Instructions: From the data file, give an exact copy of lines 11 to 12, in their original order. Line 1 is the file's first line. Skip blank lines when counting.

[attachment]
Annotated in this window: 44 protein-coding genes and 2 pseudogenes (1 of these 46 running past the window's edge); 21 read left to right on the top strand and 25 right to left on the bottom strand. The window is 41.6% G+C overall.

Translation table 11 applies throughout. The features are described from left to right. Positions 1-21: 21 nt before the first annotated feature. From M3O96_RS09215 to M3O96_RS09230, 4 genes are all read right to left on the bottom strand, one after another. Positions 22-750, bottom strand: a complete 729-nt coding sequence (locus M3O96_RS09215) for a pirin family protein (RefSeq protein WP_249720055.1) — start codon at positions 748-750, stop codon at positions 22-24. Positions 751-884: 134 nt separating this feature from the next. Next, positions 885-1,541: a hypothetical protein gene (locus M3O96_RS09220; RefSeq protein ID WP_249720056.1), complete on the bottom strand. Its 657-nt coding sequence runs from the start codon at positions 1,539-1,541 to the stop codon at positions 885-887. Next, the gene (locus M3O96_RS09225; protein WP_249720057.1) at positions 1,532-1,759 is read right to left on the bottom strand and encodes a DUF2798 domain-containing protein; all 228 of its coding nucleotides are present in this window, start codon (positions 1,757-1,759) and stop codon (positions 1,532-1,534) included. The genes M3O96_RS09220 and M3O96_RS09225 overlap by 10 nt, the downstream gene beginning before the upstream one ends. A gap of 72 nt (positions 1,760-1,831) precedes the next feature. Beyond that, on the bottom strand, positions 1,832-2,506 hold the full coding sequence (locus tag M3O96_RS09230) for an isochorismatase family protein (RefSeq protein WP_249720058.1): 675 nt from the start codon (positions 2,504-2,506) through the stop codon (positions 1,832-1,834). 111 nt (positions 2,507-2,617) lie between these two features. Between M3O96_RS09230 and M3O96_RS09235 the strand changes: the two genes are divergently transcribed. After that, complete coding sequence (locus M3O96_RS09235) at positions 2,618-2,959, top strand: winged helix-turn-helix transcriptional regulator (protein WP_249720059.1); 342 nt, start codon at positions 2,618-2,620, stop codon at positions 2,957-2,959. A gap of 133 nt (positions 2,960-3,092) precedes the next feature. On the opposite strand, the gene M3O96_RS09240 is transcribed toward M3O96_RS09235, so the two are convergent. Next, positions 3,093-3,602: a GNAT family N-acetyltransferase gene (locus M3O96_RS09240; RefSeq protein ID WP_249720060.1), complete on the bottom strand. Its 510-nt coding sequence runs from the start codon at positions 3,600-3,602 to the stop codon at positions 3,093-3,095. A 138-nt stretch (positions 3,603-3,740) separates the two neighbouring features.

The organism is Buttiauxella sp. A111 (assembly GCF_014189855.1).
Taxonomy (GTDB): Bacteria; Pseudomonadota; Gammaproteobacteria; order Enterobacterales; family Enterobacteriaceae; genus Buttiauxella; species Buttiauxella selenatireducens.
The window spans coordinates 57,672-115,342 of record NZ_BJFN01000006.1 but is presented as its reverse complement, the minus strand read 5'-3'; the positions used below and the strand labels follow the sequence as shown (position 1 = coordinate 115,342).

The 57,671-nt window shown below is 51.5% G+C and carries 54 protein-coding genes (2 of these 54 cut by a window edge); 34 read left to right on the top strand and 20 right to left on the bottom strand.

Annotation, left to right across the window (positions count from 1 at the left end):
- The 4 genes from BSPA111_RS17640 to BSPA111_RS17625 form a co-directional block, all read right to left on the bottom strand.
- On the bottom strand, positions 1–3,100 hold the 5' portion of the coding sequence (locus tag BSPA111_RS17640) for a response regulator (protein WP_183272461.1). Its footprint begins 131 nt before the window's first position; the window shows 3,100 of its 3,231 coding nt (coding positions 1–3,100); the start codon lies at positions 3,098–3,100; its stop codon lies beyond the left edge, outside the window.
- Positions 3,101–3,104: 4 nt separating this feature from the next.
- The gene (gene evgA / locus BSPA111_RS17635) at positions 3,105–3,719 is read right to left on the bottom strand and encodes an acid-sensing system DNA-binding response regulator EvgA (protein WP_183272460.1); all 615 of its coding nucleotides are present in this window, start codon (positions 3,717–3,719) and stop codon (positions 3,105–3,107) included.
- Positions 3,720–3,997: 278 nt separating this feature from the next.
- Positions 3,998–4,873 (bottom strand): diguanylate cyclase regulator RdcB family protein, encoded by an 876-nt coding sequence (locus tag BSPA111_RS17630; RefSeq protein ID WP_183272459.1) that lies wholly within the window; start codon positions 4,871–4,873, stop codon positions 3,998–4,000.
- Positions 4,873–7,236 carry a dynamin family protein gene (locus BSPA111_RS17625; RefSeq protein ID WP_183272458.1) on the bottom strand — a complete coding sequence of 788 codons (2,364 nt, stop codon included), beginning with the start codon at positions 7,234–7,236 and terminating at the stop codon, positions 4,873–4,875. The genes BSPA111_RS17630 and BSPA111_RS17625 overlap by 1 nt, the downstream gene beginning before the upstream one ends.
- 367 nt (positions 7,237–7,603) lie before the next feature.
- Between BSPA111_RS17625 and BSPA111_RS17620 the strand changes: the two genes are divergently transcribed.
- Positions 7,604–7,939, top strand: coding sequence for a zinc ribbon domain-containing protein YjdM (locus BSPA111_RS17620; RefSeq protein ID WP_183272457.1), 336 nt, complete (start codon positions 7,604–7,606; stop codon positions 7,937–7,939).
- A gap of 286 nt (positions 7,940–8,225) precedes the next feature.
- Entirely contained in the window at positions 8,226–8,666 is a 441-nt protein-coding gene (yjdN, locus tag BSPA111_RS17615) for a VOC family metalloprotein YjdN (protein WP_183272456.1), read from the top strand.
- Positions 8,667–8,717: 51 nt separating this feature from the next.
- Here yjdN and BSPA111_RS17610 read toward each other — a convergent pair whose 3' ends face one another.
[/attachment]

- The gene (gene evgA / locus BSPA111_RS17635) at positions 3,105–3,719 is read right to left on the bottom strand and encodes an acid-sensing system DNA-binding response regulator EvgA (protein WP_183272460.1); all 615 of its coding nucleotides are present in this window, start codon (positions 3,717–3,719) and stop codon (positions 3,105–3,107) included.
- Positions 3,720–3,997: 278 nt separating this feature from the next.